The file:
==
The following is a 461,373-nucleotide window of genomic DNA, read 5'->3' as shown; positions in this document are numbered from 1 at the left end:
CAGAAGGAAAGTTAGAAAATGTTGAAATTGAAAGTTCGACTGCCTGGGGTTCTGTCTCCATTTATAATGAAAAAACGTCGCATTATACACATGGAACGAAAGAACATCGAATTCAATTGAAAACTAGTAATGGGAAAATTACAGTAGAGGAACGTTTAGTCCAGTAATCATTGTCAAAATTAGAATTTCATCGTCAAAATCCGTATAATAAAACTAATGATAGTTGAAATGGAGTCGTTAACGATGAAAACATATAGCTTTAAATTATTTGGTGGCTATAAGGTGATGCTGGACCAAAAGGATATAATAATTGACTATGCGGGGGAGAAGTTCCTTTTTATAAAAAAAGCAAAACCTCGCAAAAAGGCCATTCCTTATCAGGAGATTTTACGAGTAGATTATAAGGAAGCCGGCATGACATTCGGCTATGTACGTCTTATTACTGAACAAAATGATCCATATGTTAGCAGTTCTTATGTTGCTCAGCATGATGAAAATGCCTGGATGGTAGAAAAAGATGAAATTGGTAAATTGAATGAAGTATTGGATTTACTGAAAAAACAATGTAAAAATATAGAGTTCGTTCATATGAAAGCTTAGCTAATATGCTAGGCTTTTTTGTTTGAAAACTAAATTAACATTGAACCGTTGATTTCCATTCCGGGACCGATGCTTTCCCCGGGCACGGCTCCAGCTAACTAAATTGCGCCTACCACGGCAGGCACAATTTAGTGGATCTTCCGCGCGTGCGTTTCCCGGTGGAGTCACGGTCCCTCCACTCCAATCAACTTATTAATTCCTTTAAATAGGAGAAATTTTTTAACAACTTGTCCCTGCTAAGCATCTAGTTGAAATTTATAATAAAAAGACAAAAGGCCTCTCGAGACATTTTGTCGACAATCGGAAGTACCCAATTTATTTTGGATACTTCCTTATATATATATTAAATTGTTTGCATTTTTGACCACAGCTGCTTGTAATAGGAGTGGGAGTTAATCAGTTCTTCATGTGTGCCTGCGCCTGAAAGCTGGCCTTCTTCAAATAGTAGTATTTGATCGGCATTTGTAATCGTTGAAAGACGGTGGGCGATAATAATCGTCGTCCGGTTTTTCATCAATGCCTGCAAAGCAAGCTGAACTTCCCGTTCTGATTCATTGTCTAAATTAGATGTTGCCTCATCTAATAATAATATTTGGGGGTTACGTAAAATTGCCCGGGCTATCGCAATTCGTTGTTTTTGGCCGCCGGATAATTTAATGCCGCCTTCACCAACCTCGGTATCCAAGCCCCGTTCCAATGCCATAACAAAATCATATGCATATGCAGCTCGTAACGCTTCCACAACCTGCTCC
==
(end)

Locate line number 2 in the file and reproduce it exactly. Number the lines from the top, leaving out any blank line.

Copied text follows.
CAGAAGGAAAGTTAGAAAATGTTGAAATTGAAAGTTCGACTGCCTGGGGTTCTGTCTCCATTTATAATGAAAAAACGTCGCATTATACACATGGAACGAAAGAACATCGAATTCAATTGAAAACTAGTAATGGGAAAATTACAGTAGAGGAACGTTTAGTCCAGTAATCATTGTCAAAATTAGAATTTCATCGTCAAAATCCGTATAATAAAACTAATGATAGTTGAAATGGAGTCGTTAACGATGAAAACATATAGCTTTAAATTATTTGGTGGCTATAAGGTGATGCTGGACCAAAAGGATATAATAATTGACTATGCGGGGGAGAAGTTCCTTTTTATAAAAAAAGCAAAACCTCGCAAAAAGGCCATTCCTTATCAGGAGATTTTACGAGTAGATTATAAGGAAGCCGGCATGACATTCGGCTATGTACGTCTTATTACTGAACAAAATGATCCATATGTTAGCAGTTCTTATGTTGCTCAGCATGATGAAAATGCCTGGATGGTAGAAAAAGATGAAATTGGTAAATTGAATGAAGTATTGGATTTACTGAAAAAACAATGTAAAAATATAGAGTTCGTTCATATGAAAGCTTAGCTAATATGCTAGGCTTTTTTGTTTGAAAACTAAATTAACATTGAACCGTTGATTTCCATTCCGGGACCGATGCTTTCCCCGGGCACGGCTCCAGCTAACTAAATTGCGCCTACCACGGCAGGCACAATTTAGTGGATCTTCCGCGCGTGCGTTTCCCGGTGGAGTCACGGTCCCTCCACTCCAATCAACTTATTAATTCCTTTAAATAGGAGAAATTTTTTAACAACTTGTCCCTGCTAAGCATCTAGTTGAAATTTATAATAAAAAGACAAAAGGCCTCTCGAGACATTTTGTCGACAATCGGAAGTACCCAATTTATTTTGGATACTTCCTTATATATATATTAAATTGTTTGCATTTTTGACCACAGCTGCTTGTAATAGGAGTGGGAGTTAATCAGTTCTTCATGTGTGCCTGCGCCTGAAAGCTGGCCTTCTTCAAATAGTAGTATTTGATCGGCATTTGTAATCGTTGAAAGACGGTGGGCGATAATAATCGTCGTCCGGTTTTTCATCAATGCCTGCAAAGCAAGCTGAACTTCCCGTTCTGATTCATTGTCTAAATTAGATGTTGCCTCATCTAATAATAATATTTGGGGGTTACGTAAAATTGCCCGGGCTATCGCAATTCGTTGTTTTTGGCCGCCGGATAATTTAATGCCGCCTTCACCAACCTCGGTATCCAAGCCCCGTTCCAATGCCATAACAAAATCATATGCATATGCAGCTCGTAACGCTTCCACAACCTGCTCC